Dungeness RSPB (Ben Hall/rspb-images.com).

In the summer Dungeness is a great place for children to learn about nature at one of the RSPB's family events.

Bough Beech Reservoir

Location: TQ4949. Bough Beech Reservoir is southwest of Sevenoaks, located off the B2027. This area is haven for all wildlife and attracts many migrant species.

Species: The autumn and winter months are an excellent time to view the waders and wildfowl in a stunning landscape. Bough Beech has a good range of woodland and scrub species; and can be good for warblers, finches and all three species of woodpecker. Rarer species in 2011 included Black Tern, Yellow-legged Gull, Red-breasted Goose, Smew and Sanderling.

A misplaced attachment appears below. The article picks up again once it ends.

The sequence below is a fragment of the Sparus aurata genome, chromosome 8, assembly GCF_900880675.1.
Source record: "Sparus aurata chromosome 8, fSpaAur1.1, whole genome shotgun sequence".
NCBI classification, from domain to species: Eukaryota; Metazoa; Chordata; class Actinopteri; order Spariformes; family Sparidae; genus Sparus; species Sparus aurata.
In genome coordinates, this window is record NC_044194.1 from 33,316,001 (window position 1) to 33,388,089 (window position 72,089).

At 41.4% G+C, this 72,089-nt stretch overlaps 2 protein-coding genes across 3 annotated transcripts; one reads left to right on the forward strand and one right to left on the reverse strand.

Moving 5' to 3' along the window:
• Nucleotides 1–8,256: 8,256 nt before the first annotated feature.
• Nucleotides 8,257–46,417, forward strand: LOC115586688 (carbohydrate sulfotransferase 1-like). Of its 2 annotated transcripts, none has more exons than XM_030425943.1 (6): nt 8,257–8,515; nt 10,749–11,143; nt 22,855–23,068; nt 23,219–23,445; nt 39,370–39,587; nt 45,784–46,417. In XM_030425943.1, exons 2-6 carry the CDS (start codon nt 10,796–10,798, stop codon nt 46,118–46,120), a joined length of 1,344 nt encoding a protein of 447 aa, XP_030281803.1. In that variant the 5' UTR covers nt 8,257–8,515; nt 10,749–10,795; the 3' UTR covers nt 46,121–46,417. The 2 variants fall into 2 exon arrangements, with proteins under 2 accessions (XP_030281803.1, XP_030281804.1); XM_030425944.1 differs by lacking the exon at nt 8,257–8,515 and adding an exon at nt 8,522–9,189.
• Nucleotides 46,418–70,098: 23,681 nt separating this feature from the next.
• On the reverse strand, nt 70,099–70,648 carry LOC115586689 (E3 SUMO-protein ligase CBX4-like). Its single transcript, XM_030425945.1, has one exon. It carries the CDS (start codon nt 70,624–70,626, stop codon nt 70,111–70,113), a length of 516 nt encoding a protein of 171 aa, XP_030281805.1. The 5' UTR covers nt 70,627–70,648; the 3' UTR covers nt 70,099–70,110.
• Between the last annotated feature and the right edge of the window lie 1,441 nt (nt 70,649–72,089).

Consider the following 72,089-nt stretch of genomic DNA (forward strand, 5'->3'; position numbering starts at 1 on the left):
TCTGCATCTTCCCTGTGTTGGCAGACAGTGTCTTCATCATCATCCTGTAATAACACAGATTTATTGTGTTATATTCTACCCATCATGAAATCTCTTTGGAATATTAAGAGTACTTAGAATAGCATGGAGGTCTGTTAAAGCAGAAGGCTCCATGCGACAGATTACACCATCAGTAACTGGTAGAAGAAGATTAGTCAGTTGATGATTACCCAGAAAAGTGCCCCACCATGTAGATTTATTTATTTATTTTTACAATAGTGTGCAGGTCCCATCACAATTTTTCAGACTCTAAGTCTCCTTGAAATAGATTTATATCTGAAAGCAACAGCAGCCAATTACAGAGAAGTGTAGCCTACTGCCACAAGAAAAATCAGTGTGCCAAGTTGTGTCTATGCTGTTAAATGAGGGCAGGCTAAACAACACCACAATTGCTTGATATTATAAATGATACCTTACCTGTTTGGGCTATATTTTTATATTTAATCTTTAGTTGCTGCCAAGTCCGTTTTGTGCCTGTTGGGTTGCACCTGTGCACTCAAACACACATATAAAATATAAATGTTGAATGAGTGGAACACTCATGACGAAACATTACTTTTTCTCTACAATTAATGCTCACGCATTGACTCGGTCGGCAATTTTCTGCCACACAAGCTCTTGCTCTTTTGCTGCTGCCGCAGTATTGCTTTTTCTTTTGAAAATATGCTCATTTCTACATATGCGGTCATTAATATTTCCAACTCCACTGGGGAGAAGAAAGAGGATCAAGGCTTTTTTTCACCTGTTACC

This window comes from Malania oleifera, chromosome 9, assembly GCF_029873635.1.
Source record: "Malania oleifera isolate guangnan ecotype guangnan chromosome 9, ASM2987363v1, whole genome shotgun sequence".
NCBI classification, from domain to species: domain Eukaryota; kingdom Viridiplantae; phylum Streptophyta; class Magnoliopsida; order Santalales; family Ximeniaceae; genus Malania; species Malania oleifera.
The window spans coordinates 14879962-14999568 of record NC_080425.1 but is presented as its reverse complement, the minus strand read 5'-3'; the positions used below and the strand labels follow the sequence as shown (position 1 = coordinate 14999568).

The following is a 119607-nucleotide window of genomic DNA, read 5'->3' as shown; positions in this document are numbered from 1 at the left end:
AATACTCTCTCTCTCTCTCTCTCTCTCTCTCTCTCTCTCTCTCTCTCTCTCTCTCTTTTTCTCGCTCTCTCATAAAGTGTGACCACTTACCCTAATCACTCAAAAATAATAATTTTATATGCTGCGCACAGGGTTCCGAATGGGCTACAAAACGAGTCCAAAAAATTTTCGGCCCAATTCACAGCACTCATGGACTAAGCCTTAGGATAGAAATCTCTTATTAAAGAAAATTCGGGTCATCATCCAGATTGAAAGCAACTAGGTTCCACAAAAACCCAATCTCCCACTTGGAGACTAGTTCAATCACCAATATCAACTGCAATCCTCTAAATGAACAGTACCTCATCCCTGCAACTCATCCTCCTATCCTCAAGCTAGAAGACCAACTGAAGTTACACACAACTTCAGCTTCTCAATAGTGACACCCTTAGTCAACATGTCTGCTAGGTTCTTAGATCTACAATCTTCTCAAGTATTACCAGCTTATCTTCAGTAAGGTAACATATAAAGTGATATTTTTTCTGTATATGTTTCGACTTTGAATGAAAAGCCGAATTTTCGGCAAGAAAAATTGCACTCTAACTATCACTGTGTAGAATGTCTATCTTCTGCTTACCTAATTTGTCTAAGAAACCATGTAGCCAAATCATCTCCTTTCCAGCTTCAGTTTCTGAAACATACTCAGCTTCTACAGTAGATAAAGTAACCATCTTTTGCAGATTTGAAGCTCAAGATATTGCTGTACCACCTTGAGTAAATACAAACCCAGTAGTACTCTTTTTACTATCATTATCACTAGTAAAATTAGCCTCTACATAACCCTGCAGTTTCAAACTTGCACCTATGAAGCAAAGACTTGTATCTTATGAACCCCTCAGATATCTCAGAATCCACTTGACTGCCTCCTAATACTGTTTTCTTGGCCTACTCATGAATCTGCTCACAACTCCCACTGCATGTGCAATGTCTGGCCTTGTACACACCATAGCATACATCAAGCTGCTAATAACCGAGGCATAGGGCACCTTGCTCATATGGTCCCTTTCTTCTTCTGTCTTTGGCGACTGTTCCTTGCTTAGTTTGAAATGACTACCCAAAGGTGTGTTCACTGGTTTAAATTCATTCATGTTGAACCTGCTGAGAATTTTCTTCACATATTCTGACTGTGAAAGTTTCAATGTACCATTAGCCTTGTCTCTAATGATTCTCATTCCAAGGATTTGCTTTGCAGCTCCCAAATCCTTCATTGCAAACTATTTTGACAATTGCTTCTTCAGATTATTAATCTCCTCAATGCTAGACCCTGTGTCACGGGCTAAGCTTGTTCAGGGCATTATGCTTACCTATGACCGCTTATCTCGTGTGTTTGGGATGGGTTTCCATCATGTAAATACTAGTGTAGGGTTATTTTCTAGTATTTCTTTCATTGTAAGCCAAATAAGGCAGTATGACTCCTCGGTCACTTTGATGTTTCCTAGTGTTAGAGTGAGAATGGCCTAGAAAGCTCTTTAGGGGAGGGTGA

Transport: The nearest rail station to this reserve is Penshurst, which can be reached directly from Ashford International station. There are no taxi or bus services available but it is only a 2.8km (1.8 miles) walk. Exit the station and turn left onto the High Street (B2027); take care as there may not be a footpath. Follow this road for 1.93km (1.2 miles) and turn right into Bore Place. Continue straight on for 1km (0.6 miles) then take the first turning on the left which leads to the reservoir car park. Reserve opening times can be found on the Kent Wildlife Trust website. Note: The journey from the station to the reserve does not have a footpath for the whole route and requires a walk along narrow grass verges and at some points a B-road.